[Marxism] Loosing the war

Johannes Schneider Johannes.Schneider at gmx.net
Mon Aug 22 08:16:19 MDT 2005


>From the Guardian:

Under US noses, brutal insurgents rule Sunni citadel 
Guardian gains rare access to Iraqi town and finds it fully in control of
'mujahideen' 
Omer Mahdi in Haditha and Rory Carroll in Baghdad
Monday August 22, 2005
(...)
A three-day visit by a reporter working for the Guardian last week
established what neither the Iraqi government nor the US military has
admitted: Haditha, a farming town of 90,000 people by the Euphrates river,
is an insurgent citadel.
That Islamist guerrillas were active in the area was no secret but only now
has the extent of their control been revealed. They are the sole authority,
running the town's security, administration and communications.
A three-hour drive north from Baghdad, under the nose of an American base,
it is a miniature Taliban-like state. Insurgents decide who lives and dies,
which salaries get paid, what people wear, what they watch and listen to.
Haditha exposes the limitations of the Iraqi state and US power on the day
when the political process is supposed to make a great leap - a draft
constitution finalised and approved by midnight tonight.
(...)
There is no fighting here because there is no one to challenge the
Islamists. The police station and municipal offices were destroyed last year
and US marines make only fleeting visits every few months.
Two groups share power. Ansar al-Sunna is a largely homegrown organisation,
though its leader in Haditha is said to be foreign. Al-Qaida in Iraq, known
locally by its old name Tawhid al-Jihad, is led by the Jordanian-born Abu
Musab al-Zarqawi. 
(...)
A year ago Haditha was just another sleepy town in western Anbar province,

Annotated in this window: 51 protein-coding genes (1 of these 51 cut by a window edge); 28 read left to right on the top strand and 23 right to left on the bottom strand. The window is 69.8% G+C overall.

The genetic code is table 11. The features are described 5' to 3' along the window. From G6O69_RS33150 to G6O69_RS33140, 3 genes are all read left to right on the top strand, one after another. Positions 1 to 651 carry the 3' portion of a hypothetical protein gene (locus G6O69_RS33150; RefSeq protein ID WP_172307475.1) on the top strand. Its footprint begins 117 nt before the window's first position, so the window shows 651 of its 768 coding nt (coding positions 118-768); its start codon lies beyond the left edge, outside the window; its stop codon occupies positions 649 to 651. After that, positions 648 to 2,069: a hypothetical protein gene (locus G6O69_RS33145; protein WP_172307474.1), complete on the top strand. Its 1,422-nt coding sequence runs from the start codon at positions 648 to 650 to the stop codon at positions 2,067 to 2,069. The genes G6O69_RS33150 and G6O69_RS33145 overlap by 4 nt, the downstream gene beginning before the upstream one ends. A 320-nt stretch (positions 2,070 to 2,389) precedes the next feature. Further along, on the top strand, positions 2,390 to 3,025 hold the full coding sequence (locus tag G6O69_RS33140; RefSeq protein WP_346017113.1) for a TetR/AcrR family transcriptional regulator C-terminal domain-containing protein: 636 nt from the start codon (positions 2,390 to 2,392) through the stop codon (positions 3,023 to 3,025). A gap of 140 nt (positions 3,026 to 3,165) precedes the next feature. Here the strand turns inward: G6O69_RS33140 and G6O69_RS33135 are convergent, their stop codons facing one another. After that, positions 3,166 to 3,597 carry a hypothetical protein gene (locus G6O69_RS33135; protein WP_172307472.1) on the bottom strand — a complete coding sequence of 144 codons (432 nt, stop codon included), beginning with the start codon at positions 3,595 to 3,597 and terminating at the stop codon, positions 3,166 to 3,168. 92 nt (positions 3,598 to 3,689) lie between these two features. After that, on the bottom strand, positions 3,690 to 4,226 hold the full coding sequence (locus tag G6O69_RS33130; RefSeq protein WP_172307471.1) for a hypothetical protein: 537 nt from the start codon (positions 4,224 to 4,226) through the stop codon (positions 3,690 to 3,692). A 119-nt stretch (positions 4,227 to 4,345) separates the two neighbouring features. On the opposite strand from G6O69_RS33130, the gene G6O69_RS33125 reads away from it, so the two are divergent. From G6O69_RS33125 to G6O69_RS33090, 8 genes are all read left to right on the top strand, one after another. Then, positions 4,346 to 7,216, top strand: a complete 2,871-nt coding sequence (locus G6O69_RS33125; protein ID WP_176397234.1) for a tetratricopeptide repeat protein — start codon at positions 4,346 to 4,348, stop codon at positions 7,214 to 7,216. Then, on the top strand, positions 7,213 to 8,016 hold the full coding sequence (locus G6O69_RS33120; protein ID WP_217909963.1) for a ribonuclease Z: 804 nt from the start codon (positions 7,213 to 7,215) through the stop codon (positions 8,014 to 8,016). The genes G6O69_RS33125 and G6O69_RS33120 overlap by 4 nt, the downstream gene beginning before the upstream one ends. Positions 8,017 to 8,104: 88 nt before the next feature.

deep in the Sunni triangle and suspicious of the Shia-led government in
Baghdad but no insurgent hotbed.
Then, say residents, arrived mostly Shia police with heavyhanded behaviour.
"That's how it began," said one man. Attacks against the police escalated
until they fled, creating a vacuum filled by insurgents.
(...)
The US military declined to respond to questions detailing the extent of
insurgent control in the town.
There was evidence of growing cooperation between rebels. A group in
Falluja, where the resistance is said to be regrouping, wrote to Haditha
requesting background checks on two volunteers from the town.
One local man in his 40s told the Guardian he wanted to be a suicide bomber
to atone for sins and secure a place in heaven. "But the mujahideen will not
let me. They said I had eight children and it was my duty to look after
them."
Tribal elders said they feared but respected insurgents for keeping order
and not turning the town into a battleground.
They appear to have been radicalised, and condemned Sunni groups, such as
the Iraqi Islamic party and the Muslim Scholars' Association, for engaging
in the political process.

Full text:
http://www.guardian.co.uk/Iraq/Story/0,2763,1553969,00.html

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